The study offers another example of how animals adapt to human-dominated environments. “There will always be those that have adaptive traits or enough flexibility in their behavior to persist in a disturbed landscape,” they report (see link below).
What happens to the larvae?
Once hatched, the eggs progress through larval stages and subsequently will overwinter as pupae. Young bees must bore their way out of their cells and find their way to freedom. Bees that nest in hollow stems and borer holes construct a series of cells, end to end along the galleries.
They face some dangers. The Western Australian Museum reports that bees’ worst enemies are mould, mites and parasitic insects — certain wasps, flies and beetles.
I sometimes observed other flying insects hovering around near the bees and finally managed a (bad) photo of one on my phone. I think this is a parasitic wasp of the Chalcididae family. These attempt to break into the bees’ freshly completed brood cells to deposit their eggs. The wasp or parasitic bee larvae, upon hatching, destroy the host egg or young larva and take over the food store.
Are native bees important pollinators, and how are they going in general?
Native bees are important and efficient pollinators of a wide range of plant species — including crops and native species. They are also in trouble. Wild and native bees the world over are declining in numbers or disappearing completely.
While it is true that native bees are not experiencing ‘colony collapse disorder’, they suffer from many of the same problems that the more ‘glamorous’ animals are experiencing. Chief among these are loss of habitat and habitat fragmentation. And when the habitat is lost, native food sources and nesting environments vanish as well.
Native bees are also subject to the pesticides. All types of pesticides have been found to harm bees, including fungicides, herbicides, acaricides, rodenticides, and of course the ubiquitous insecticides. Since native bees are closely tied to their food source, anything that destroys the food source—whether it’s a herbicide, a freeway, or a housing development—destroys the native insects that were dependent upon it.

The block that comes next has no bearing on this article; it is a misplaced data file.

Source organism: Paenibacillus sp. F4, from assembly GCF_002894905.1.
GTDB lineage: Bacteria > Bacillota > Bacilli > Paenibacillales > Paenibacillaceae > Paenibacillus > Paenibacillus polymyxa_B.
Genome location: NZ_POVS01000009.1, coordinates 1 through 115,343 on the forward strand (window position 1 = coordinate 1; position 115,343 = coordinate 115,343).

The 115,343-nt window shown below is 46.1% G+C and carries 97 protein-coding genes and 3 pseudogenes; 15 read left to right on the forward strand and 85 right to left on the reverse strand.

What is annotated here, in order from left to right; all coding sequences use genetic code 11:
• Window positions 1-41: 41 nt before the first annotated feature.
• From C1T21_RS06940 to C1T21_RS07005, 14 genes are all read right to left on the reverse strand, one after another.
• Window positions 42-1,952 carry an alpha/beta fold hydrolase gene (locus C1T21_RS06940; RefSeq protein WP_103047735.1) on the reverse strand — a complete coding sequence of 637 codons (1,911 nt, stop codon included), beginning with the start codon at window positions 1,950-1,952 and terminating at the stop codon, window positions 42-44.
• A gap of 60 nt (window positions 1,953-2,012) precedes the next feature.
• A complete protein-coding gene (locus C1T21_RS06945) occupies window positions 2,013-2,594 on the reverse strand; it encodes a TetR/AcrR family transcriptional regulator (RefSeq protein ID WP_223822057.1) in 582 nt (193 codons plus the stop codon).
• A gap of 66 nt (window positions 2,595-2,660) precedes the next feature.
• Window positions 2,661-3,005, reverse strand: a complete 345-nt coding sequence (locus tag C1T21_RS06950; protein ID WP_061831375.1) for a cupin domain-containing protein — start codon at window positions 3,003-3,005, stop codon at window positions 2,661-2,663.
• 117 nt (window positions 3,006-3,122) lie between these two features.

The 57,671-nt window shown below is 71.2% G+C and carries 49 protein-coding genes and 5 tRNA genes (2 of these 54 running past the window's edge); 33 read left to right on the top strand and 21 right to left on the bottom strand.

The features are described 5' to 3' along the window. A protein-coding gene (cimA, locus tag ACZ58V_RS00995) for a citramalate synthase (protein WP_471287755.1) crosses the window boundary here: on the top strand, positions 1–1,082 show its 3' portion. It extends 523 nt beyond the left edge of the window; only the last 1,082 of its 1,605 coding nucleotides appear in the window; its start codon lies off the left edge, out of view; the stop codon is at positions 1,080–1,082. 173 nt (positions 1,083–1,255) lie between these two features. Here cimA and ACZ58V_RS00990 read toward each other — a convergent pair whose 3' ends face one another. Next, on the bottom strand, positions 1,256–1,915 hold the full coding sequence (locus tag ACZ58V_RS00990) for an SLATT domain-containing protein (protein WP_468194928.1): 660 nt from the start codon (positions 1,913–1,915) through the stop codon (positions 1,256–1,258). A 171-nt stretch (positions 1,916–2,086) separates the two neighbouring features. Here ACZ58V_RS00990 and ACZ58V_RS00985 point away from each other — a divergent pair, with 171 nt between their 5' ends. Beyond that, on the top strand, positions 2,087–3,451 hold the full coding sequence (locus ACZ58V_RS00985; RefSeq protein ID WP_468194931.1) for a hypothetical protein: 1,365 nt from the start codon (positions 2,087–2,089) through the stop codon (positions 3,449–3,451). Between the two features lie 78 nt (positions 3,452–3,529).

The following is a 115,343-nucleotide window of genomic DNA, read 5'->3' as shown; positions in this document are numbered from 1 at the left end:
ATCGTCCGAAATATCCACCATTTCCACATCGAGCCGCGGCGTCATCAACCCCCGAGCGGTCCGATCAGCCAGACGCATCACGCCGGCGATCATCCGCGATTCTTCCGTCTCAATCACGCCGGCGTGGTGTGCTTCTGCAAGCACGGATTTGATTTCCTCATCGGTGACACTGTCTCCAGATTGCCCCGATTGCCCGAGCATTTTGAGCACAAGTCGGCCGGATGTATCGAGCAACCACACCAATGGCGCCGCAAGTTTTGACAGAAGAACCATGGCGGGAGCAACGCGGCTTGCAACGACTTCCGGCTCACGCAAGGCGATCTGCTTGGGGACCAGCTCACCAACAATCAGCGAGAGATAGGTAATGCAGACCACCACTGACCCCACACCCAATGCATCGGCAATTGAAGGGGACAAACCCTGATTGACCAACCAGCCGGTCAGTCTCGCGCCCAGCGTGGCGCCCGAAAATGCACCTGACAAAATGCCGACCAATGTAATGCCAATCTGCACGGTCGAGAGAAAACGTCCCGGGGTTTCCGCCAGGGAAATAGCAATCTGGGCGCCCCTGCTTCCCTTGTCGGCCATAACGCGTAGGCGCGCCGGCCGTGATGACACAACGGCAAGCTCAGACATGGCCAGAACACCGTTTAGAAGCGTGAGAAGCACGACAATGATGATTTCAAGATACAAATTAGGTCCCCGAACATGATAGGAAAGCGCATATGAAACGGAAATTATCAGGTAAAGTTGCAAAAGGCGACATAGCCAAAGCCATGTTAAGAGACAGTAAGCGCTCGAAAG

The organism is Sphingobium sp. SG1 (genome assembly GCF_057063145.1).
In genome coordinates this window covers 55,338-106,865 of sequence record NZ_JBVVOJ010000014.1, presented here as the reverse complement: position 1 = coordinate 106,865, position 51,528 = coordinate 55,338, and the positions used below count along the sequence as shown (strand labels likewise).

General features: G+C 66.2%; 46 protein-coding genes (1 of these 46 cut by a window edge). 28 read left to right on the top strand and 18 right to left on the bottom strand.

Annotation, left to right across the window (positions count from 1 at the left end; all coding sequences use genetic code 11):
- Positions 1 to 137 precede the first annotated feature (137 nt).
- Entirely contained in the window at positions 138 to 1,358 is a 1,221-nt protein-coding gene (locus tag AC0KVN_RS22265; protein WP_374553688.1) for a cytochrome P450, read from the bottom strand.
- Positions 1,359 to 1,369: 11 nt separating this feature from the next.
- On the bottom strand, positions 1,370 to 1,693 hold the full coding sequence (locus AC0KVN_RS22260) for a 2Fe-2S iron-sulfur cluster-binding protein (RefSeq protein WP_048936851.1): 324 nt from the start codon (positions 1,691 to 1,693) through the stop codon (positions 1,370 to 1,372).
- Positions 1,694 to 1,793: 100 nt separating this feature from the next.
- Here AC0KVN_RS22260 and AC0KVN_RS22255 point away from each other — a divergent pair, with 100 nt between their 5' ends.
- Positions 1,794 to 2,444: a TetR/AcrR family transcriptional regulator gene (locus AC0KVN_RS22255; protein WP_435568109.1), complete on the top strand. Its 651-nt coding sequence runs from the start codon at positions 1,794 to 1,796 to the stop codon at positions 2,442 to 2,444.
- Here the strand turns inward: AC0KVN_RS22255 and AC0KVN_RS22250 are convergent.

A park here, a field there, and a garden down the road are not enough to maintain populations in the long term. Habitat fragmentation destroys the ability of populations to freely intermingle, and soon the genetic pool becomes small and lacks diversity. This is a major step on the road to local extinction. Add enough local extinctions together and a global extinction will follow.
— Native Bee Conservancy
Russell Zabel outlines the known reasons for declines in populations of Australian native stingless bees, and these reasons would surely apply to many species of Australian native bee:
Native Bees are found in the hollows of dead or damaged trees. There are a number of reasons for their reducing population:
a. Land owners generally do not leave trees to grow old and die, therefore hollow trees are scarce.
b. Dead trees are considered a danger to livestock breeders and are therefore removed.
c. There is a possibility that poisons used for rural applications are killing out these delicate little insects.
d. Land developers are using the technique called ‘Selective Clearing’ to improve the sale potential of their allotments. Consequently, we see the trees containing native bees dozed into a heap and just burnt.
At the same time it’s clear that, as with so many components of our biodiversity, we don’t even have the full picture about what’s out there. New species of insects, including bees, are being discovered all the time. For example, in September 2015, four new native bee species were found in the Pilbara region of northern Australia. Three of these new species have special narrow heads and unusually long mouth-parts that allow them to feed on the slender flowers found on emu bush, a hardy native of the Australian desert.
It’s now mid February and the mornings and evenings are slowly getting cooler. The verandah is finished, and so are the bee’s resin nest chambers. There is no sign of any visiting bees — perhaps their short adult lives have come to an end. While we sit and enjoy the revamped verandah, the next generation of resin bees are slowly growing inside the walls. I hope we’ll see them around again next Summer.
- Wonderful photos of native bees by Erica Siegel — Aussie Bees and Flickr gallery
- Museum of Western Australia — Article on solitary bees by Terry Houston
- Australian Stingless Bees
- Aussie Bees
- Resin bees using plastic
- New bee species discovered
- Pollinator links
- Spectacular native bee photos by Laurence Sanders
Thanks to Erica Siegel and Russell Zabel.